Christianity,  Theology/Bible

Do you know what happens to you after you die?

Several years ago, I was guest-preaching in a church in another state. After I was done I had an interesting confrontation.

I preached from 2 Corinthians 1 where Paul talks about his sufferings as an apostle and about how he constantly faced death because of the gospel. On numerous occasions during his ministry, Paul believed that he would surely die. Paul says that when the clouds began to gather and he felt he was about to perish, the thing that got him through was knowing that even if he died, God would raise him up.

2 Corinthians 1:9 “We had the sentence of death within ourselves in order that we should not trust in ourselves, but in God who raises the dead.”

The whole passage is about the hope of the resurrection. I exhorted this congregation that they should make this their hope when they face suffering. They should trust in the God who raises the dead.

After the service was over and when I was greeting people, a gentleman who looked to be in his 40’s or 50’s came up to me and said, “You know that was really good except the part about our bodies being resurrected.” And I’m thinking, “Well, that was kind of the point of the whole message.” But he went on to explain that he didn’t agree with my contention that we would have physical bodies in the age to come. He believed that we lose our bodies forever when we die and live as bodiless spirits in heaven for eternity.

I’m okay with people asking me questions after a sermon. I’m even okay with them disagreeing with me on certain interpretations of scripture. That kind of thing is going to happen from time to time. But this was something completely different because the gentleman’s disagreement was based on rank error. In fact, what he confidently corrected me with was a heresy. It goes directly against what the Christian church has always confessed and indeed what my own church confesses together every week in the Nicene Creed:

We believe… In one holy, catholic, and apostolic church:
we confess one baptism for the forgiveness of sins;
we expect the resurrection of the dead
and the life of the age to come. Amen.

We are confessing these things together every week before communion not because we are trying to fill time, but because we wish to catechize ourselves in what we believe to be the absolute non-negotiables of our faith.

If our bodily resurrection is an absolute, non-negotiable of the faith, how is it that so many professing Christians seems to be unaware of it?

Even though this gentleman was advancing a grave error, I still couldn’t be angry with him for it. You know why? Because there was a time in my own life when I greatly misunderstood the Bible and its teaching about the resurrection. In my own life as a Christian, I was confused in earlier days about what happens to us after we die.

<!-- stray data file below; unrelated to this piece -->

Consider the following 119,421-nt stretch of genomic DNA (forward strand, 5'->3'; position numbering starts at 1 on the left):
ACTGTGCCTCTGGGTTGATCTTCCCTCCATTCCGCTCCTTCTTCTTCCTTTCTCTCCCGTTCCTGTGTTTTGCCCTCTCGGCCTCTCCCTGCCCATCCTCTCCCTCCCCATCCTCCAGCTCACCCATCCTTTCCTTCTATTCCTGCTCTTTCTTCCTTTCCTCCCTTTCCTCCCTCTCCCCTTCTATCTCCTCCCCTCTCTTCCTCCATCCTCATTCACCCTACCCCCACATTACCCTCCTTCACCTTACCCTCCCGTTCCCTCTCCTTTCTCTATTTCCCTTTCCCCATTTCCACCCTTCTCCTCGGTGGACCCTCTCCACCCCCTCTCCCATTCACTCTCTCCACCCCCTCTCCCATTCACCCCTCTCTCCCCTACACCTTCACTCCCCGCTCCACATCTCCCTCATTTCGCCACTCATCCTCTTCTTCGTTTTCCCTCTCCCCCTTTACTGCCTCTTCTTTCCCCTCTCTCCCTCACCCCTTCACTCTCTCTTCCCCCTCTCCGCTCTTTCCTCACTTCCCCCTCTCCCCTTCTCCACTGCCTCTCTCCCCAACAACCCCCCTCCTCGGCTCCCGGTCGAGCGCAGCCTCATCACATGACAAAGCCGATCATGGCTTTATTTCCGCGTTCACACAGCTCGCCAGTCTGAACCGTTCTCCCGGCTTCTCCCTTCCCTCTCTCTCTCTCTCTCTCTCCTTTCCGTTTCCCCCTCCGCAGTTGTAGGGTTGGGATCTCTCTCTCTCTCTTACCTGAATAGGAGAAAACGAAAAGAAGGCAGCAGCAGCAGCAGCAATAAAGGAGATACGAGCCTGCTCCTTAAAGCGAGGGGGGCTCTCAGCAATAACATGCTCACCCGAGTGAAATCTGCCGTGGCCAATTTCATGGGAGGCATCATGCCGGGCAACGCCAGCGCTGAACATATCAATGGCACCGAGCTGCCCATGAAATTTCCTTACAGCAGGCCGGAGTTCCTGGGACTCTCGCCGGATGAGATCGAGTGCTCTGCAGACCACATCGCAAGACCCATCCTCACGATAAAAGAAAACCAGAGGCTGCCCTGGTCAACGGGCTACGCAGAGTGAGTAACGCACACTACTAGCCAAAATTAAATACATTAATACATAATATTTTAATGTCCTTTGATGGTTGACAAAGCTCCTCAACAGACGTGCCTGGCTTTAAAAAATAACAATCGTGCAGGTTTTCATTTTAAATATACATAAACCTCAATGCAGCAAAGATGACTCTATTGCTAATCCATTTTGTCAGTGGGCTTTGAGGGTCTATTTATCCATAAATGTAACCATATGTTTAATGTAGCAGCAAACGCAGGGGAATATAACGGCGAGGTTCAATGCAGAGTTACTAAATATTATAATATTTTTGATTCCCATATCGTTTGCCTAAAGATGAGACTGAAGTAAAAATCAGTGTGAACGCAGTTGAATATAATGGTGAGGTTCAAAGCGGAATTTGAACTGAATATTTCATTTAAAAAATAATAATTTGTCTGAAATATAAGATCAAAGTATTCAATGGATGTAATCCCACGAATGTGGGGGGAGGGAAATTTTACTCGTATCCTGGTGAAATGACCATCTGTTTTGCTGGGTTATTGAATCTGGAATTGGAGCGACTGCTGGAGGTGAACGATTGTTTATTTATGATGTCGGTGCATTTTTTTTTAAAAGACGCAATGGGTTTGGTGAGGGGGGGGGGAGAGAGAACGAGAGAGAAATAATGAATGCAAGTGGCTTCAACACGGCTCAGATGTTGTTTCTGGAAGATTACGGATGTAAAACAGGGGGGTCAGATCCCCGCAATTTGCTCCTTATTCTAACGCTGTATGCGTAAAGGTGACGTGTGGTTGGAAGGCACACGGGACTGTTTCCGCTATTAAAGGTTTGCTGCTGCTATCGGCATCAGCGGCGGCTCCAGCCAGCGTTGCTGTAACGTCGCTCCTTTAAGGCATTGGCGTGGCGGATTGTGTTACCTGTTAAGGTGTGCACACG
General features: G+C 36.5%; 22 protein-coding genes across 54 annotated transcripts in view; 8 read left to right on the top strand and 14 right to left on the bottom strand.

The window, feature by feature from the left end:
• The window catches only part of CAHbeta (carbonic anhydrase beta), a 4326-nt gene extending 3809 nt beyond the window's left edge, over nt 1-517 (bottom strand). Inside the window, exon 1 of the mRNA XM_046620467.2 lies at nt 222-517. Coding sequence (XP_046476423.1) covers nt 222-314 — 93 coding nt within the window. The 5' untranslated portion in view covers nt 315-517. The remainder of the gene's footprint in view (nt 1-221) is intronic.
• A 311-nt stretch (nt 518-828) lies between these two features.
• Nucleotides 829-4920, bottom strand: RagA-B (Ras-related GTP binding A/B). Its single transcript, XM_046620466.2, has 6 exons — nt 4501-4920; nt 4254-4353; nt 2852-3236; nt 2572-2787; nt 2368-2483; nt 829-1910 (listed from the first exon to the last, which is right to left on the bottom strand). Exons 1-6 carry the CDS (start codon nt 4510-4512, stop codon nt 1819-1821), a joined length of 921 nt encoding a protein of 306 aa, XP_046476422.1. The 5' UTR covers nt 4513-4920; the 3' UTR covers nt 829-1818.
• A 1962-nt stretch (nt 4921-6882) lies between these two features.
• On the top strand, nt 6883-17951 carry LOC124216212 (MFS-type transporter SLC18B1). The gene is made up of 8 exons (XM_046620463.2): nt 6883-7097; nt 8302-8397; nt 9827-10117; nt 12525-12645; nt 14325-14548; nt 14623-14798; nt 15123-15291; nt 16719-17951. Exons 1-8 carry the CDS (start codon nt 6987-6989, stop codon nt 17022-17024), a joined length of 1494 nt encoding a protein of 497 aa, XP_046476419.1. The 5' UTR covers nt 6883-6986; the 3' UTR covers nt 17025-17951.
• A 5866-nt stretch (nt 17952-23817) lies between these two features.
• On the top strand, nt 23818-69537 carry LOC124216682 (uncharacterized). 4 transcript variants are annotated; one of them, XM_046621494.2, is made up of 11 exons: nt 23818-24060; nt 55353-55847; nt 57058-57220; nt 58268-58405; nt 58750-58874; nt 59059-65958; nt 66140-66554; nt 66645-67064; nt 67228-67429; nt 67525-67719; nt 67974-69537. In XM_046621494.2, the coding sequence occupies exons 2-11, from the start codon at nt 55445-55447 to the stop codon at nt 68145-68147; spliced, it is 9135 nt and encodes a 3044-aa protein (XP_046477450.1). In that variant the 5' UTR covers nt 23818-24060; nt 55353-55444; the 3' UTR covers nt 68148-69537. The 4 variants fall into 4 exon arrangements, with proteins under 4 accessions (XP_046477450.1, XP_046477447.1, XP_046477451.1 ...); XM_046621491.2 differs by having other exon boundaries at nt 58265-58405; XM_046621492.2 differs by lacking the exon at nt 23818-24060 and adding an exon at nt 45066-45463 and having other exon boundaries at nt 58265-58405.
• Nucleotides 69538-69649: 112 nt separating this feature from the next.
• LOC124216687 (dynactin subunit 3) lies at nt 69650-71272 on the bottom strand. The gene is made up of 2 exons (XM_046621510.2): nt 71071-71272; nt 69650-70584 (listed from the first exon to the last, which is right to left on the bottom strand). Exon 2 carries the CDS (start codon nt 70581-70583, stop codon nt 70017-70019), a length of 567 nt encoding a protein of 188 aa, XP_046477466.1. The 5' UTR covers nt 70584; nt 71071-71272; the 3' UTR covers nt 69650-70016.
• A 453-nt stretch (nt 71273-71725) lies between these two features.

Over the years, I have discovered that I am not the only Christian who has experienced confusion about what happens to us after we die. How have so many Christians gotten the Bible’s teaching about the resurrection so wrong?

For me, it was a combination of things. I probably had absorbed some of the Gnostic currents that still pervade our culture. After all, I had even heard from wise master Yoda in Episode 5 that “Luminous beings are we, not this crude matter.” As Yoda speaks these words, he’s pointing to Luke’s physical body, indicating that the real you is not your body but your inner spirit. You cannot underestimate how much this idea pervades people’s thinking—the idea that says “my body is not the real me. The real me is my spirit.” So I’m sure I picked up some of that from the ambient culture.

That perspective skewed my reading of scripture. When I read Paul saying things like “Flesh and blood cannot inherit the kingdom of God”, I took it to mean that our physical bodies weren’t a part of eternity. Our souls were saved, but not our bodies. I had just completely misunderstood what the Bible is saying. There are many people that have a similar misunderstanding. They are certain that there is life after death, but that life apparently doesn’t include the body because the body is in the grave while the person’s soul goes to heaven forever.

This common misunderstanding is part of the reason why we say the Nicene Creed in our church every week—because the Creed grounds us in what the Scriptures actually teach—that we believe in our coming bodily resurrection from the dead. If we miss this, we miss not only an essential of the faith, we also miss an essential for our endurance during grief and suffering.

You cannot deal with suffering in the present if you are not trusting God for what he will do for you after you die. If you fail to believe in the bodily resurrection, then you will cling to this world as if it’s all you have. That is why Jesus told us that whoever wishes to save his life will lose it but whoever loses his life for “my sake” will find it.

No one who believes that their best life is now will take up their cross and follow Jesus. They will pursue their own interests because this is all they have. If there is no crown in the future, they will embrace no cross now. And Jesus told us that you can’t be his disciple if you fail to take up a cross. So we are talking about essential things here.

Do you know what happens to you after you die? Do you believe in the resurrection of the dead?

My last two Sunday messages to my church have been an attempt to answer those questions. I have been preaching through 2 Corinthians, and in 4:16-5:10, Paul offers some of the richest material in the New Testament on the resurrection. Both messages are linked above.

Hallelujah, he is risen! And so also will we be.